“Benefiting from a growing international focus on Iraq and the folly of the US global ‘war on terror,’ Israel enjoyed enhanced impunity for its violation of the Fourth Geneva Convention and a raft of UN resolutions throughout 2003. Even the supposedly ‘positive’ developments of 2003 — the US-backed ‘Road Map’ to peace and the Geneva Accords — are based on a tacit premise that the Universal Declaration of Human Rights and several UN resolutions can be ignored or suspended so as to legitimate and excuse Israeli violations of Palestinian rights, lives, lands, and resources.” EI’s Laurie King-Irani reviews the prevailing legal trends of 2003 in Occupied Palestine. (Part I of II

Wanted: A US intifada against impunity at home and abroad

“What is desperately needed in the US, as a new presidential race heats up, is an intifada against impunity at home and abroad. Such a campaign could benefit progressives in the U.S. as they gear up for the elections. Progressives must seriously, critically, and courageously begin to engage with others in discussing the Israeli-Palestinian conflict and its roots in a brutal and dehumanizing occupation that no democracy should be dirtying its hands supporting.” Electronic Intifada co-founder Laurie King-Irani looks at the mobilizing role of justice in global and local campaigns for political change. 

Edward Said: A lesson that will not die, a vision that cannot fail

“There is no excuse for us not to aspire to the courage and clarity that Dr. Edward Said embodied. There is no excuse for us not to envision a better future and to work together with diverse Others for its realization. There is no excuse for any of us to let despair, anger, jealousy or fear poison us or slow us down. And there is no time to waste in honoring and sustaining the legacy of Dr. Said. As an American poet, May Swenson, said about deep sorrow following a great loss: ‘Don’t mourn the beloved. Try to be like him’.” EI co-founder Laurie King-Irani reflects on the lessons to be learned from Dr. Edward Said’s life and vision.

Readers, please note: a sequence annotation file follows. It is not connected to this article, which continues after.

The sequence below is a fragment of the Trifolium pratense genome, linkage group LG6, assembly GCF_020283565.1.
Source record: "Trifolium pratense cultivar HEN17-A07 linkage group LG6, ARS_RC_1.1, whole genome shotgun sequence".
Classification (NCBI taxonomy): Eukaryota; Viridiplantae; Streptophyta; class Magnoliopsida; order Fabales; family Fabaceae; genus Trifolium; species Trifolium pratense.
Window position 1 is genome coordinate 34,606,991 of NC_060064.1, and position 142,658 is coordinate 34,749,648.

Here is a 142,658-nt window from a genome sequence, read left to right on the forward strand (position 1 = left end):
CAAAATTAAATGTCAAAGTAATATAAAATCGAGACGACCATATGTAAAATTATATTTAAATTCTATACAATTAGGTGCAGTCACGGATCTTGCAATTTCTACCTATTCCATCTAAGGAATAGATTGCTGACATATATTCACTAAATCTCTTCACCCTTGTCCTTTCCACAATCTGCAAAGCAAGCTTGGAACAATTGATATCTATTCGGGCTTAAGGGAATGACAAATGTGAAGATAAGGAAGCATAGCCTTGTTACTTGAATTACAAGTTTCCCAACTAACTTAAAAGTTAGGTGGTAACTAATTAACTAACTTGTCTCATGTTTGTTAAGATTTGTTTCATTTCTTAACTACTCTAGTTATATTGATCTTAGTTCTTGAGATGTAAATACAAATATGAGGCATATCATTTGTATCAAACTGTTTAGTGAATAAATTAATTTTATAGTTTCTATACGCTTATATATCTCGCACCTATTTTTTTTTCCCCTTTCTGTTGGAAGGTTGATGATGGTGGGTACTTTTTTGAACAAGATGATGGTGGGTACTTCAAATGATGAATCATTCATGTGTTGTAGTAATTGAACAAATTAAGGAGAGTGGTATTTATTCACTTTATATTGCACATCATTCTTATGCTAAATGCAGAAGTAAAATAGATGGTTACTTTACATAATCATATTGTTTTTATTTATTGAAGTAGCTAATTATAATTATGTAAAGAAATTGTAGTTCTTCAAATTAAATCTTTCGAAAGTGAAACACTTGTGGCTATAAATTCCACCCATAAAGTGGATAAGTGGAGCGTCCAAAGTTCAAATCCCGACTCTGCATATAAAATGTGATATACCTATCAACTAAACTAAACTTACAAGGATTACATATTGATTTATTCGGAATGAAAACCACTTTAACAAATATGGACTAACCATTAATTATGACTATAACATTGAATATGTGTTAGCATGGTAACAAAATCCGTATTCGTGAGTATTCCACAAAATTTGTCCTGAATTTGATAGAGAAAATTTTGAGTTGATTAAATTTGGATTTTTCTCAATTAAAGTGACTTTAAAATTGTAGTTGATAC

21 Septembers Ago

“A man in his sixties, with kind eyes and a ready smile, waits until I am comfortably situated before he approaches me, pulls up his shirt, and points to an area just to the left of his navel. ‘lammasini hon, sittnaa!’ he quietly requests, ‘Touch me here, Ma’am!’ His middle-aged daughters sit silently around me, their eyes focused on nothing in particular as I gingerly comply with their father’s request. Touching the damp flesh of his round white belly, I am shocked to feel the hard, spherical mass of a bullet trapped in his stomach muscles.” On the 21st anniversary of the Sabra and Shatila massacre, EI’s Laurie King-Irani reflects on the search for international justice on a journey from Beirut to Brussels. 

Needed: A new cognitive road map for peace

“Perusing the Middle East map today, we find a region strewn with populations traumatized by decades, if not centuries, of suffering. Unless they are helped in overcoming their traumas, all talk of peace that does not begin with a search for justice and an honest acknowledgement of past wrongs is a waste of time.” Political scientist George E. Irani and EI co-founder Laurie King-Irani emphasize the need for a moral and legal basis for peace-making in the Middle East in the pages of Beirut’s Daily Star